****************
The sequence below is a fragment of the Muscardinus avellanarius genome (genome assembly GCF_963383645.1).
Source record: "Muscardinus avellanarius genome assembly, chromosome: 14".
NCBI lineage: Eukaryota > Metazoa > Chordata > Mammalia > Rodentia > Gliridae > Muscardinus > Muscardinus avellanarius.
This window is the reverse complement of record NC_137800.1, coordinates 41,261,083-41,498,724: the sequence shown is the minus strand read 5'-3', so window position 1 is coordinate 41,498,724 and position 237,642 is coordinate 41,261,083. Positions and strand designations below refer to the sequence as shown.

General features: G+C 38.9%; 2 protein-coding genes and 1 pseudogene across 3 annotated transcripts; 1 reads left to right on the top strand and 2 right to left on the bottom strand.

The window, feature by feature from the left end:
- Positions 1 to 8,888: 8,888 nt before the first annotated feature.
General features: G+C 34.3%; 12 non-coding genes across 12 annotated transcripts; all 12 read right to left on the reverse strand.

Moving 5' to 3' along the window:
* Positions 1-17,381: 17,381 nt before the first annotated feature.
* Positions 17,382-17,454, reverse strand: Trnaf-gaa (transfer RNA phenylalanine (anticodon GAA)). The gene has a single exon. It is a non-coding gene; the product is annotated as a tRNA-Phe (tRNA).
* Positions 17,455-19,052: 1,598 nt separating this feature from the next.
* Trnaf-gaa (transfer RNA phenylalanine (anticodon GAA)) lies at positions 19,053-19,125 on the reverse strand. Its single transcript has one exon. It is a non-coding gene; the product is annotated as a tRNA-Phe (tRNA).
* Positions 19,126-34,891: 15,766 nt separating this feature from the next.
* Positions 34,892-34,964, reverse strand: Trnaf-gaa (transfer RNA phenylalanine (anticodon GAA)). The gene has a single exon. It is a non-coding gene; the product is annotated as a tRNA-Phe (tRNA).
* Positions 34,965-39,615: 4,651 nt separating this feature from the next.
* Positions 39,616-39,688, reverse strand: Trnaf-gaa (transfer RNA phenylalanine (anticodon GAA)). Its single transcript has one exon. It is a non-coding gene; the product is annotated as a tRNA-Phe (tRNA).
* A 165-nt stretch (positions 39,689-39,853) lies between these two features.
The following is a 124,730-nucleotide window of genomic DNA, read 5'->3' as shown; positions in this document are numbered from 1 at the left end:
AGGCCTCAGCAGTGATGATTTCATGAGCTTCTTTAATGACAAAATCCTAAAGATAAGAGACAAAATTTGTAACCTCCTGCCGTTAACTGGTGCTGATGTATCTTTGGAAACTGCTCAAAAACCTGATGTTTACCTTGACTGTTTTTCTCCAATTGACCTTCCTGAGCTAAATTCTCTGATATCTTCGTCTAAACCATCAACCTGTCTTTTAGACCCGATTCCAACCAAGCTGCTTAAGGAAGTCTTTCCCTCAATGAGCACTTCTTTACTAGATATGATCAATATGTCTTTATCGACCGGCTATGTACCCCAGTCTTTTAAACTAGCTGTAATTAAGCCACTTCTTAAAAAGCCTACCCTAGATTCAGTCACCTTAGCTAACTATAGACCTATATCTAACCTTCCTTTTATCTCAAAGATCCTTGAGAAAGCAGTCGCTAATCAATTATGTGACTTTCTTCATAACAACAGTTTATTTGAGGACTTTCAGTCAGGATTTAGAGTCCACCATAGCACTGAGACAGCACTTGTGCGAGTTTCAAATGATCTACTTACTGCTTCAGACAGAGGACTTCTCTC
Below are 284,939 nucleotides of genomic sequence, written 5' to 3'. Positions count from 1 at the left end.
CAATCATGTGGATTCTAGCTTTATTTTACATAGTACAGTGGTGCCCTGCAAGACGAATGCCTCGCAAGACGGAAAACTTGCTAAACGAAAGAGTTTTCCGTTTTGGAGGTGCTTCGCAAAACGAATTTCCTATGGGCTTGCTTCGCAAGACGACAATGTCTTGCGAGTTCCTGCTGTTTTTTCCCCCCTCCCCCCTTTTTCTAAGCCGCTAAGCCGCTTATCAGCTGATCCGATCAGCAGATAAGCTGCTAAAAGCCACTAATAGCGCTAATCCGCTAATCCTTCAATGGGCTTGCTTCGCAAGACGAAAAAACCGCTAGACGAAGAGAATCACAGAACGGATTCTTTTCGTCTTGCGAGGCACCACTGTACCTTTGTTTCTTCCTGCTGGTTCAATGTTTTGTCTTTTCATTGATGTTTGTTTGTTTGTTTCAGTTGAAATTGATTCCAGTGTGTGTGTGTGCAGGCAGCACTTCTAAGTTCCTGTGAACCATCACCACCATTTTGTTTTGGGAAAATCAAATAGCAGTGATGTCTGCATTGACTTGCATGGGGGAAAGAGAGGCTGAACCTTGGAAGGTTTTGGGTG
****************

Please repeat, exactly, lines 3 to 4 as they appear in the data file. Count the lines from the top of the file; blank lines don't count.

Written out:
NCBI lineage: Eukaryota > Metazoa > Chordata > Mammalia > Rodentia > Gliridae > Muscardinus > Muscardinus avellanarius.
This window is the reverse complement of record NC_137800.1, coordinates 41,261,083-41,498,724: the sequence shown is the minus strand read 5'-3', so window position 1 is coordinate 41,498,724 and position 237,642 is coordinate 41,261,083. Positions and strand designations below refer to the sequence as shown.